How Can Graham And Cassidy Bribe Alaska's Lisa Murkowski To Murder Obamacare?
Nice state you got here. Shame if anything happened to it...
The abomination that is the Graham-Cassidy bill to repeal and not really replace the Affordable Care Act continues to churn through the Senate, with a vote planned for next Wednesday and an uncertain number of Republicans still needing some wooing. There are several reports that the bill's sponsors, Louisiana's Bill Cassidy and South Carolina's Lindsey Graham, have tried to sweeten the deal to win over the vote of Lisa Murkowski from Alaska, who along with Susan Collins and John McCain voted to kill the last disastrous Senate assault on healthcare. Maybe the block grants that will replace federal spending on Obamacare will be almost 50% larger per capita for Alaska, or maybe, as a Republican Senate aide leaked to the Independent Journal Review Thursday, it's a hell of a lot more generous than that, allowing Alaska to pretty much keep the ACA even as other states see it go into the toilet. The purported new draft of Graham-Cassidy would have three real goodies for Alaska:
- Alaska (along with Hawaii) will continue to receive Obamacare’s premium tax credits while they are repealed for all other states. It appears this exemption will not affect Alaska receiving its state allotment under the new block grant in addition to the premium tax credits.
- Delays implementation of the Medicaid per capita caps for Alaska and Hawaii for years in which the policy would reduce their funding below what they would have received in 2020 plus CPI-M [Consumer Price Index for Medical Care].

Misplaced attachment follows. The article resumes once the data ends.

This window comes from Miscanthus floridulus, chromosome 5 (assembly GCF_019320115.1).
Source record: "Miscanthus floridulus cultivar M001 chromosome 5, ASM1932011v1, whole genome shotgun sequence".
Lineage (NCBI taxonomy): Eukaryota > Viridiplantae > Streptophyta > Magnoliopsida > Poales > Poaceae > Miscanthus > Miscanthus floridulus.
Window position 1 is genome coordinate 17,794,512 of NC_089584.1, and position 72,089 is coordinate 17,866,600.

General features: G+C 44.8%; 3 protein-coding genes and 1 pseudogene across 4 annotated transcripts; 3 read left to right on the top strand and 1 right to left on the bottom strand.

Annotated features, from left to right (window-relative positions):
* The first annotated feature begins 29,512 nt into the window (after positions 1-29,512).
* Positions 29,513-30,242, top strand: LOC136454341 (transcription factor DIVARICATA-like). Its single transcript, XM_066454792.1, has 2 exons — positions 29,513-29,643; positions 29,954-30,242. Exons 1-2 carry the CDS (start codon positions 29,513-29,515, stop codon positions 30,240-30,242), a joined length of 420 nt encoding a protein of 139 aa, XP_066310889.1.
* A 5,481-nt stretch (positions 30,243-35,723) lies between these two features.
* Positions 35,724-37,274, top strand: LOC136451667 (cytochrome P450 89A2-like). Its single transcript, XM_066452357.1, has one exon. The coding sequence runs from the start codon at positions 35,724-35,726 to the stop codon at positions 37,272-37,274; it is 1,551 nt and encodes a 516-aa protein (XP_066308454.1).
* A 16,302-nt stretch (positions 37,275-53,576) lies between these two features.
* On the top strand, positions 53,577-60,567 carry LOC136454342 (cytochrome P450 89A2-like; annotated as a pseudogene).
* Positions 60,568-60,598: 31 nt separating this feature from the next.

- Provides for an increased federal Medicaid matching rate (FMAP) for both Alaska and Hawaii.
The existence of such an offer hasn't been confirmed by other sources, but if it's out there, this would be a big fucking deal, since Alaska already has higher healthcare costs than the rest of the country, and Graham-Cassidy's cuts would hit Alaska especially hard, with federal medical spending cuts ranging from 8 to 11 percent depending on who's doing the analysis. To emphasize the point to Murkowski, the AARP prepared a special analysis focused solely on how Graham-Cassidy would hurt her state.
On Wednesday, before the IJR story broke, Lindsey Graham denied there would be any special deal for Alaska, although he did acknowledge that with its low population density and high medical need, some small adjustments might be possible, without going into specifics:
“What we’re going to do is not deny Alaska the uniqueness of Alaska, but that’s it,” he added, after mentioning the state’s high medical costs.
Another report, from Politico, characterized the deal as offering more generous block grants for Medicaid that could help as many as five states with low population density and higher medical costs -- again, with Alaska as the top priority, but potentially helping Wyoming, South Dakota, North Dakota and Montana as well, so Murkowski could plausibly accept the deal as not focused solely on her. Which it would be, anyway.
If one of these new Alaska Purchases actually turns out to be in the version of the bill that gets voted on Wednesday, it's pretty much an admission that the only way Republicans can induce a reluctant senator to vote for killing Obamacare is to let her state keep Obamacare, at least for a while. (Oh, it also might be unconstitutional.) The irony did not go unnoticed. Brian Schatz, Democratic Senator from Hawaii, wasn't moved by the offer to let his state (which often -- but doesn't always -- votes with Alaska because they're last-state buddies), not one bit:
Despite all the attempts to break it, sometimes it looks like democracy works. (Cue the wingnut uncles bellowing, 'It's not a democracy, it's a republic!!!')
Oh, look. Now the government is running like a protection racket.
Let's just say that they do something that's so Alaska-specific just to quote, "get me." Then you have a nationwide system that doesn't work. That then comes crashing down and Alaska's not able to kind of keep it together on its own.
Lisa Murkowski may be a conservative, but she's no dummy -- she seems unlikely to fall for any deal that would help only Alaska while denying healthcare to 32 million people in the rest of the country. Probably.
Still, Graham might pull out a proposal to give Alaska single-payer while the rest of the country gets prayer cards.